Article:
A LEVEL UPDATE: Pupils achieving A* falls again

Girls are continuing to outperform boys in most A-level subjects, but male pupils are still achieving more A* grades overall.

Girls still outperforming boys
Girls still outperforming boys

However, the gap between the very top-performing boys and girls has narrowed for the first time in five years.

This year’s results show 8.5 per cent of male students taking A-levels attained A*, while for girls the proportion was 7.7 per cent. The gap between the two sexes in terms of A*s has narrowed from 0.8 per cent from 0.9 per cent this year.

The gender gap is part of a longstanding trend that experts believe may stem from the tendency for male pupils to cluster in subjects such as Maths where the top grade is more frequently awarded.

Boys still outperform girls in Maths – a trend that could be associated with the fact that male sixth formers often take Physics coupled with Maths, a combination that could push them ahead.

Exactly why female pupils do better than their male counterparts in all grade levels other than A* has not been fully explained but may be connected to girls’ tendency to achieve higher coursework results.

Official results for England also show a continuation of trends whereby performance in areas of the South East exceeds that in all other regions, while in the North East pupils achieve the fewest A*s, As and Bs of all regions.

A-level outcomes overall have been described as “flat”, with little change on last year. In total 25.8 per cent of all pupils achieved grades A*-A. This is a slight decrease compared with 2015, but it has been described as not statistically significant.

It is, however, the fifth successive year in which there has been a decrease. While entries in language subjects including French, German and Spanish have continued to drop, linguists can take heart from the fact that mote A*s are now being awarded in these subjects, which have in the past been relatively harshly graded.

For German, the number of students achieving the topmost grade rose significantly, by 1.3 per cent.

Malcolm Trobe from Association of School and College Leaders said: “If you are aiming for a high quality university, but at the stage of choosing your A-levels don’t necessarily want to be a linguist and you know you are going to need three As or two A*s and an A to get in and you know languages are harshly graded, you are not going to pick languages because you are reducing your chances of getting an A or an A*.”

‘Successful decoupling’ Maths remains the most popular subject, followed by English. There has been a rise in interest in Economics.

Sharon Hague, senior vice president of Pearson, said: “There has been a growth in the number of girls taking it, and we’ve also got them outperforming boys in that particular subject.”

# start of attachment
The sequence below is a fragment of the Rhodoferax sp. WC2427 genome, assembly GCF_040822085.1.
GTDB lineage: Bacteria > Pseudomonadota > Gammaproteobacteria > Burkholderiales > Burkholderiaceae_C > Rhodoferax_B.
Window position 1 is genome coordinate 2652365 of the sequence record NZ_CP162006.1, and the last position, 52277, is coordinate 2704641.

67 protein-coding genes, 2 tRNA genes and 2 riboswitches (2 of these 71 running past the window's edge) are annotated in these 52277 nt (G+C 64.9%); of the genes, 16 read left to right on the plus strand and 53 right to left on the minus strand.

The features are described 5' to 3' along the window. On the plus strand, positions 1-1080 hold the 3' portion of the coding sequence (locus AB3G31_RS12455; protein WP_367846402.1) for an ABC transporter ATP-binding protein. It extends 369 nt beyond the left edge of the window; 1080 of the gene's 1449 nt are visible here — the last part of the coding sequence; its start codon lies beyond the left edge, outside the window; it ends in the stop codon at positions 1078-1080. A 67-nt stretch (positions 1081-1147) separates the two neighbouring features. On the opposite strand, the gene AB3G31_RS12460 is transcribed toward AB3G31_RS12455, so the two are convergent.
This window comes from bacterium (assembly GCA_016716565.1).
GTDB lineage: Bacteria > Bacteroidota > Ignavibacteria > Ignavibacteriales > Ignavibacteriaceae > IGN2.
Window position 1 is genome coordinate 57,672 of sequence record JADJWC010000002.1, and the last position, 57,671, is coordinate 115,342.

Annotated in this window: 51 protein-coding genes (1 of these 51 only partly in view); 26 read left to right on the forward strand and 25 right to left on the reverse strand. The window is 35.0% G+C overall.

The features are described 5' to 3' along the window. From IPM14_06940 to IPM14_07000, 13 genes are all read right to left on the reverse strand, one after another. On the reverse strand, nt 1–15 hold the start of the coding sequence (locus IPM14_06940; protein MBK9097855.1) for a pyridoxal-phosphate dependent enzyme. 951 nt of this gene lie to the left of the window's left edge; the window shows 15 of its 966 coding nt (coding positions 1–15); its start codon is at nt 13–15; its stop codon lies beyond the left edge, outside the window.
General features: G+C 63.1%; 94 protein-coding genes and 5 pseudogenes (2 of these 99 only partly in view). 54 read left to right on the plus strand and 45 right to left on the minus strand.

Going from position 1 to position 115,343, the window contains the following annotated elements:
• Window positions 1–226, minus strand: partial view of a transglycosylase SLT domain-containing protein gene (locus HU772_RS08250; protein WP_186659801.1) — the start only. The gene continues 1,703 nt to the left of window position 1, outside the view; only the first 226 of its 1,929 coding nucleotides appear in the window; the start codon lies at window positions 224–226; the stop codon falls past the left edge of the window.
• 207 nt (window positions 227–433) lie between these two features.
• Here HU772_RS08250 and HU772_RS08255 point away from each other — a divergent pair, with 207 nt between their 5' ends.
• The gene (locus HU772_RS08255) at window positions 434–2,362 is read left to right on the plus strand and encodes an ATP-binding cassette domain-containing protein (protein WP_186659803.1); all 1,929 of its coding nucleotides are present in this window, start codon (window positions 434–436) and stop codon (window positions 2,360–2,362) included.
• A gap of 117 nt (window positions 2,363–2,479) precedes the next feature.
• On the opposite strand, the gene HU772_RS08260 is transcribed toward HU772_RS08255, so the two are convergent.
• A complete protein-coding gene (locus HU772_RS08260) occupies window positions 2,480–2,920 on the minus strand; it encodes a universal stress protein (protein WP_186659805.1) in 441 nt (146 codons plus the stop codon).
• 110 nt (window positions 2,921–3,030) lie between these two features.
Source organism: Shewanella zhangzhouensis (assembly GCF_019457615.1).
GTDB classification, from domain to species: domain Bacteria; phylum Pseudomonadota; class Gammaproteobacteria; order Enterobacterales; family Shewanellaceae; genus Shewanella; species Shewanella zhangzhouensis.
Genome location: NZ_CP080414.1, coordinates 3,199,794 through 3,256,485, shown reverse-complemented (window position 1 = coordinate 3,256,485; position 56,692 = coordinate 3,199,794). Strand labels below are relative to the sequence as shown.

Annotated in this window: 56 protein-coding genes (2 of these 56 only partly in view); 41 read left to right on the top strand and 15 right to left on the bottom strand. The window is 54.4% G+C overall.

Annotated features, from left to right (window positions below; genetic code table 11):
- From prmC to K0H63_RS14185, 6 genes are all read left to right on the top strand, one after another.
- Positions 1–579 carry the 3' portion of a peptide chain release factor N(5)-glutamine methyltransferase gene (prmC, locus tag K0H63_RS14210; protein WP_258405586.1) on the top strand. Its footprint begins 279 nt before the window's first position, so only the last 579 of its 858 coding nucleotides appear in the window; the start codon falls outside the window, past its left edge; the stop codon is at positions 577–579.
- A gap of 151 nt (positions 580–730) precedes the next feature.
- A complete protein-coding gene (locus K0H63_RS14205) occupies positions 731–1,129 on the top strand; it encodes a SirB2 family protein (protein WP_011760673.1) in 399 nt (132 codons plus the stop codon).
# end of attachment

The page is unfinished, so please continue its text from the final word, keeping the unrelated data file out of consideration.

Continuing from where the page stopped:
The number of entries for A-levels overall has decreased by 1.7 per cent, while AS entries were down 13.7 per cent. The results follow a separating of AS levels from A-levels.

Michael Turner, the Joint Council for Qualifications’ director general, said today’s results showed “AS has been successfully decoupled” and that there was “stability in the outcomes”.

He said: “There has been a safe delivery of the new, reformed qualifications, which is a good thing. Overall, outcomes are relatively unchanged.

“However, the shift in entry patterns and the introduction of new specifications in reformed subjects could lead to a greater volatility in year-on-year results in some schools and colleges than is experienced in a typical year.”

Admissions service UCAS said 424,000 students had been accepted to UK universities as of this morning – the highest number ever recorded on A-level results day. There are 201,000 UK 18-year-old applicants placed.

There are also more acceptances from older age groups, with acceptances for those aged 25 or older from the UK up 8 per cent. Applicants were able to log onto the UCAS website from 8am this morning to see if they had been accepted.

Mary Curnock Cook, UCAS Chief Executive, said: “This is a big day for hundreds of thousands of young people who have chosen to kick start their adult life with higher education – well done to all of them.

“I’m particularly pleased to see the first small signs of improvement for young men, although they are still too far behind.”

Students can make a formal choice via clearing – the system by which universities fill places they still have on their courses – from 3pm today.